Silvia Spring on Living Abroad and Writing in Community
This Week from The Common Podcast
Silvia Spring speaks to managing editor Emily Everett about her debut short story “The Home Front,” which appears in The Common’s fall issue. In this conversation, Spring talks about the inspiration and process behind the story, which tangles with the difficulties of coming into adulthood, and the experience of living abroad without feeling part of the community. Spring drew from her own experience studying and living in London and her time as a journalist at Newsweek, embedded with troops in Iraq and Afghanistan. The conversation also includes discussion of the revision process; writing without an MFA; and US foreign policy, today and over the last few years.
On embedding as a journalist with troops in Iraq and Afghanistan:
The idea as a reporter is that you wouldn’t want them to do anything special for you that would be out of their normal routine, putting themselves in undue danger because you’re there. Because if something happens you would not want to be responsible for that situation. But they can’t help but want to show off for you and take you around and make sure you see things. It can be a little bit of a dance. You’re supposed to be living with them and observing, reporting on the mission and their day-to-day operations.
On writing as observing:
As someone who writes stories, I myself often feel like an observer. I think that’s why I love traveling—because I can just be very comfortable in my observer status, whether it’s a short trip and you’re touring somewhere, or when I was with the State Department and lived in China and definitely felt like an outsider and an observer for a lot of the life in Beijing that I saw there. Naturally that’s my view of the world a lot of the time, so when I write in the first person I think that’s my default.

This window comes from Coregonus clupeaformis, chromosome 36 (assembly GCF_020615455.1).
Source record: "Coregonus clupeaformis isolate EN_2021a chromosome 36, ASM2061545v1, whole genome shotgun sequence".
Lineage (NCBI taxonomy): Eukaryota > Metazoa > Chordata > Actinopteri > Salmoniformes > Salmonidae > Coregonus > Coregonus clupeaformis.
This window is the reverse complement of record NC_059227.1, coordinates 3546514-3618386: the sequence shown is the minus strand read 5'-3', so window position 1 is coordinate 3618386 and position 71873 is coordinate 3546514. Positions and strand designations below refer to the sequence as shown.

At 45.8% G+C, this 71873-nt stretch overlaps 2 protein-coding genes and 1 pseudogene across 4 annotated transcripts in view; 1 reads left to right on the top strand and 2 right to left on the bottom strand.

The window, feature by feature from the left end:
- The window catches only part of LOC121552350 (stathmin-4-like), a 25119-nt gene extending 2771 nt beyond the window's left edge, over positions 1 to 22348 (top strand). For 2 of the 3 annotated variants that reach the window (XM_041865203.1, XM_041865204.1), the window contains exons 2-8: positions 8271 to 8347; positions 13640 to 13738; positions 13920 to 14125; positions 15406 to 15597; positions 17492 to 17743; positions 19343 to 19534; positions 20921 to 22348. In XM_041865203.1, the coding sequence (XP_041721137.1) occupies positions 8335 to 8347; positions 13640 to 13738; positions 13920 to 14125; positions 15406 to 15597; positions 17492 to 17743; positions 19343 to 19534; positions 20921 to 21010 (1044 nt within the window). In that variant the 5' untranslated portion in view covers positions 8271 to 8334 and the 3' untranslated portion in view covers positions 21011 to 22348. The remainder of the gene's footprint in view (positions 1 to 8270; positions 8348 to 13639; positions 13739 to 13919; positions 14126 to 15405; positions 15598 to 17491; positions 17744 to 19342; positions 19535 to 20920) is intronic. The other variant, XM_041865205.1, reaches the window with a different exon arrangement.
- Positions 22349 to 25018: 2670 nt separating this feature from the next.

On living abroad:
Sometimes going overseas or going to a new place can be kind of a shortcut to adulthood. If you go for a job or you’re studying or certainly if you’re deployed somewhere, it’s like a shortcut to growing up and figuring out who you are from scratch, and deciding who you’re going to be. It’s a good setting and occasion for a story.
On writing in community:
What you really need is a group of people who are expecting your work; you just need their attention on it. Knowing that people are going to read what I submit seriously and give me thoughtful feedback and think about these made-up people I’ve created is so motivating for me. And reading other people’s stories, too, and figure out what’s not working and what is working. You can’t only read George Saunders stories. It’s good to see the back of the machine. Learning from other people’s mistakes and wins is so helpful.
Silvia Spring is the Foreign Policy Lead on TikTok’s U.S. Public Policy Team. Prior to joining TikTok, she spent three years as Airbnb’s Foreign Policy Manager. Silvia was a Foreign Service Officer with the U.S. Department of State from 2010-2017, serving in the Office of the Special Representative for Afghanistan and Pakistan, the Bureau of East Asian and Pacific Affairs, at the U.S. Embassy in Beijing, and the U.S. Mission to the Organization of American States. She started her career at Newsweek as a Special Correspondent based in London and reported from Kenya, Iraq, and Afghanistan.
Emily Everett is managing editor of The Common magazine and host of the magazine’s podcast. Her stories appear in the Kenyon Review, Electric Literature, Tin House Online, and Mississippi Review. Say hello on Twitter @Public_Emily.